While I've been off in my beyond-the-screen world, being the sort of hermetic purist what does not own a cell phone, I've missed a recent cellphone development: whales.
Totally not kidding, here. It almost tempts me to procure one of the vile and evil things.
Another thing that is seriously tempting? (Which is odd, because I don't have a car, either!) The Park4U mobile phone app. You can now park your car, without being in it, just by the touchscreen on your smartphone.
Felicia Day's been spotted in the Dragon Age II expansion; suspended animation is heading to clinical trials (partially funded by the military); and here, watch some Daleks chasing a turtle.
There's some interesting historical recollection on Wonder Woman's fetish roots, and the question it brings to mind is--if a set of manacles made by a man, and secured by a man, stripped her of her strength in the old days, what did a set of manacles made by a woman, and secured by a woman do?
This is not to invite any Diana Prince/Xena crossovers, THANK you; I'm just curious.
Same-sex relationship options are coming to Star Wars, or at least, BioWare's version of the mythos.
Meanswhile, Tim Burton and Johnny Depp are working together again! And Burton seems to be diligently working to turn Johnny Depp into the Invisible Man on the Dark Shadows set. Oh gods, I have deep, deep fear.
So, a few days back, City of Heroes: Freedom opened officially (for members in good standing), they had so many server problems that it took all of the first day just to patch, then to wait while all the problems were fixed.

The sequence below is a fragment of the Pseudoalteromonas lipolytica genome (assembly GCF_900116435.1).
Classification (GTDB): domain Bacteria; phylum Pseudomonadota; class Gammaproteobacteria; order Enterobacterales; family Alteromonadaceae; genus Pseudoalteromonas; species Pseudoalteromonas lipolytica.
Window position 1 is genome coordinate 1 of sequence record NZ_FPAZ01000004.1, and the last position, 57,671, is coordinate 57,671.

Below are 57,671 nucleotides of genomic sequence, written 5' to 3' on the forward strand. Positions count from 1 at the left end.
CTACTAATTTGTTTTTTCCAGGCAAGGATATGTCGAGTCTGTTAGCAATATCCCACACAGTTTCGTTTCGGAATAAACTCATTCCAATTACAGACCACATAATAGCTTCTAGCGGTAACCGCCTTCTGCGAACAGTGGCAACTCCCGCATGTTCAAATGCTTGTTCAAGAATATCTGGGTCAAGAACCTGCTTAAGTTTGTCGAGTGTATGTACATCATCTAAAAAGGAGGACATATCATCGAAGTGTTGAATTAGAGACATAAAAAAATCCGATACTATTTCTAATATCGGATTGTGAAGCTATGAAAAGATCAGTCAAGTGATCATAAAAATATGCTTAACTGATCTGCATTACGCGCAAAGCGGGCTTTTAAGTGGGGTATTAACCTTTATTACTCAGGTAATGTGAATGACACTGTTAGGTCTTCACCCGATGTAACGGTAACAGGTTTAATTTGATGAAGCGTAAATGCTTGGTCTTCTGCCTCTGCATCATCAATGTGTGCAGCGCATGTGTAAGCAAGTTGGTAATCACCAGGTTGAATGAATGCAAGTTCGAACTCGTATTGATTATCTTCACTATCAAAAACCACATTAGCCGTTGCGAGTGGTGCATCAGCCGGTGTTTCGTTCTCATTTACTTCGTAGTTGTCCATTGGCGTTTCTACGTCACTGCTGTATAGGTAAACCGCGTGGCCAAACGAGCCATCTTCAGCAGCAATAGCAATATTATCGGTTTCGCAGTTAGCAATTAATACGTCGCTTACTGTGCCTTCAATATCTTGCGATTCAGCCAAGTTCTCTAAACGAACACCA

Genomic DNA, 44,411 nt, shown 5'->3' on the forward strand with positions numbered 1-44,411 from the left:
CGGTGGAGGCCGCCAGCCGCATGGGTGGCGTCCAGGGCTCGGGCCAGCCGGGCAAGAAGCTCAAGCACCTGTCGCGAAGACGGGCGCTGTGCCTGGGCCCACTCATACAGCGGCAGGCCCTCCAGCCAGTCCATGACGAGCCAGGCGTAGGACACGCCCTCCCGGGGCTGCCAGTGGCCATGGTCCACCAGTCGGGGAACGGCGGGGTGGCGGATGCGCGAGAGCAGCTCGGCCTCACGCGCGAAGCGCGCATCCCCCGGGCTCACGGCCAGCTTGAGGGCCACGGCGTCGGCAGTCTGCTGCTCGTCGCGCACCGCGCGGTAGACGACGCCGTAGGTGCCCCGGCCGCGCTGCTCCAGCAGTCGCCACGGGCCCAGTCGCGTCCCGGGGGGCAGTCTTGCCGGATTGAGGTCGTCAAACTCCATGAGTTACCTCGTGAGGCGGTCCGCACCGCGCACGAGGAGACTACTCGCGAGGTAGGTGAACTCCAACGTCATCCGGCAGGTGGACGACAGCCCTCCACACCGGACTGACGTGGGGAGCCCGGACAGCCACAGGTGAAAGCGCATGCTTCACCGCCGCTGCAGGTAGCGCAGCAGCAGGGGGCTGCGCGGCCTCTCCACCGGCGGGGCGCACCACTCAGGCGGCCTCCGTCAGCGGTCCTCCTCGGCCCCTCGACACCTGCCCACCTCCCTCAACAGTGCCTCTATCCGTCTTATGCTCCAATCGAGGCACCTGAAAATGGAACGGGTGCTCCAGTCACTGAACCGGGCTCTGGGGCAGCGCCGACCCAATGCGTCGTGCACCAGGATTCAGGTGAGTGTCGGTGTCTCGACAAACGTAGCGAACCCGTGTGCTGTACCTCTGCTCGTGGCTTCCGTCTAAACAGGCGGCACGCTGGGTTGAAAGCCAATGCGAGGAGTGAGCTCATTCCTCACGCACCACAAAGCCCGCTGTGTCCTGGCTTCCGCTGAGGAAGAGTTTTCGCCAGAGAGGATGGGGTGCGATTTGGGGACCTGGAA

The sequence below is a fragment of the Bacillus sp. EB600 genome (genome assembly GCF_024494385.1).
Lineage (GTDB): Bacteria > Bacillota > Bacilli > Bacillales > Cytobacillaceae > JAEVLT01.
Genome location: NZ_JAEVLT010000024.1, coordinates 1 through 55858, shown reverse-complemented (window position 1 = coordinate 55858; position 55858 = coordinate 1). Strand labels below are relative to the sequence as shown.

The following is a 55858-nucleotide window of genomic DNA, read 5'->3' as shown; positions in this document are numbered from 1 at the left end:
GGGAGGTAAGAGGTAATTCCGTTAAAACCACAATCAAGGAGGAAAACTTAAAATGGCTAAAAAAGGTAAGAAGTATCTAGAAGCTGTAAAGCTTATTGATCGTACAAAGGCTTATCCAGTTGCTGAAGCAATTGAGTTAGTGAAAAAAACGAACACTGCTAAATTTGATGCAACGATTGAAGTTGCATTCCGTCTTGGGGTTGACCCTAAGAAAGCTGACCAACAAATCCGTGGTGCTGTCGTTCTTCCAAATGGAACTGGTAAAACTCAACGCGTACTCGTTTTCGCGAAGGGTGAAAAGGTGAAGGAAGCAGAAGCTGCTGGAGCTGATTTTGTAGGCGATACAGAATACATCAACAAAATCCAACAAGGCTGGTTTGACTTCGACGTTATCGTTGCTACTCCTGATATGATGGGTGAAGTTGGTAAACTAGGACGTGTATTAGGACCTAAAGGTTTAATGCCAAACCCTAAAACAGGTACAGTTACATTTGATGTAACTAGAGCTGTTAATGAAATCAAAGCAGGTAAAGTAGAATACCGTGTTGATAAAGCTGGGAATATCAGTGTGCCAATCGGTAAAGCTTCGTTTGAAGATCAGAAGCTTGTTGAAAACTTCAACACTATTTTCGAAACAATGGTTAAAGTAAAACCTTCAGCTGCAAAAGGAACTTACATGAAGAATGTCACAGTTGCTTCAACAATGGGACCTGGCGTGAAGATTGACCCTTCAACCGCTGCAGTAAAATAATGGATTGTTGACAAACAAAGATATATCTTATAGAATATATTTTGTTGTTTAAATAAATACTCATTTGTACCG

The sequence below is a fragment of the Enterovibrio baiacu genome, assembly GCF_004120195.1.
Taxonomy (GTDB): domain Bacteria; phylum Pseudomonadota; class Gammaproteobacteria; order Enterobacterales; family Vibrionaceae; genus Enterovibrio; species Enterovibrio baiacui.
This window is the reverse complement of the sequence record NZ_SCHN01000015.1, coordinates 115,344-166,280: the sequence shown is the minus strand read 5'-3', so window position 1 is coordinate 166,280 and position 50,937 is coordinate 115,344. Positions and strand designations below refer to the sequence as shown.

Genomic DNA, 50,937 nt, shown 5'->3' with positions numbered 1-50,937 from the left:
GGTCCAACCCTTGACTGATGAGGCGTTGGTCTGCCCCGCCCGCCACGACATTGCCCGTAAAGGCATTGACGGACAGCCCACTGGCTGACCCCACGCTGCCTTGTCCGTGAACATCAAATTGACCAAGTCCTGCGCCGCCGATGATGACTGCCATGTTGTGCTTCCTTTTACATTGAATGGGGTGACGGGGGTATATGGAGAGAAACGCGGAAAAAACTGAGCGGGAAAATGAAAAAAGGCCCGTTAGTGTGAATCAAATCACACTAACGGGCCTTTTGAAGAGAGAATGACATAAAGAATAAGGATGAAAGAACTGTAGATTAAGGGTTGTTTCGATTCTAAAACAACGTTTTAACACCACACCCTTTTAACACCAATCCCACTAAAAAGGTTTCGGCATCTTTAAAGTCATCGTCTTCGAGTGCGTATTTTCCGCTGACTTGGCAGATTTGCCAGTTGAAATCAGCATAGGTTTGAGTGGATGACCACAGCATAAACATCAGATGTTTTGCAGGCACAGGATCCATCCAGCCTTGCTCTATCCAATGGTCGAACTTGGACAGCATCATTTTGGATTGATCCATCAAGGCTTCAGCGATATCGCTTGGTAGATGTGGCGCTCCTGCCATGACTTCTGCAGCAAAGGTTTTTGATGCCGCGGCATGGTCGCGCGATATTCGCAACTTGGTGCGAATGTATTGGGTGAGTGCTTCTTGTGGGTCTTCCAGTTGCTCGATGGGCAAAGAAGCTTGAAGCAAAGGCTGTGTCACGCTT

But I've finally had enough free time to at least go in and poke about the new system (I decided to create a new character on a server I don't normally play on, to test out the new creator). And now I understand why they had so many problems getting Freedom up to speed for the release. This isn't just adding in free-to-play options to the existing game structure. The City of Heroes development team rewrote everything.
I'm not kidding--from the first (at least, if you're me and see VIP options), you have the choice of choosing character basics from the main City of Heroes pack (Hero or Villain), or the Going Rogue pack (Praetorians). You can pick any of the three basic types. There will be differences for folks who come in on the 23rd, who are restricted only to the basic archetypes, and not Masterminds, for example, but for the most part, we're good to go.
Picking out costuming was fun--I realized their Paragon Market was now working, so I picked a special diadem (the Barbarian Celtic tiara) and a special skirt (Barbarian fur, with tied sides, not buckled). I also picked out a specialty aura that ordinarily, I'd have to wait until level 30 to get. All of that cost me 220 of my 1600 granted Paragon Points in the Market. (That number is variable--longer players will get more points to start with, newer players will get less; everyone from then on gets 400 points per month of active service to spend.)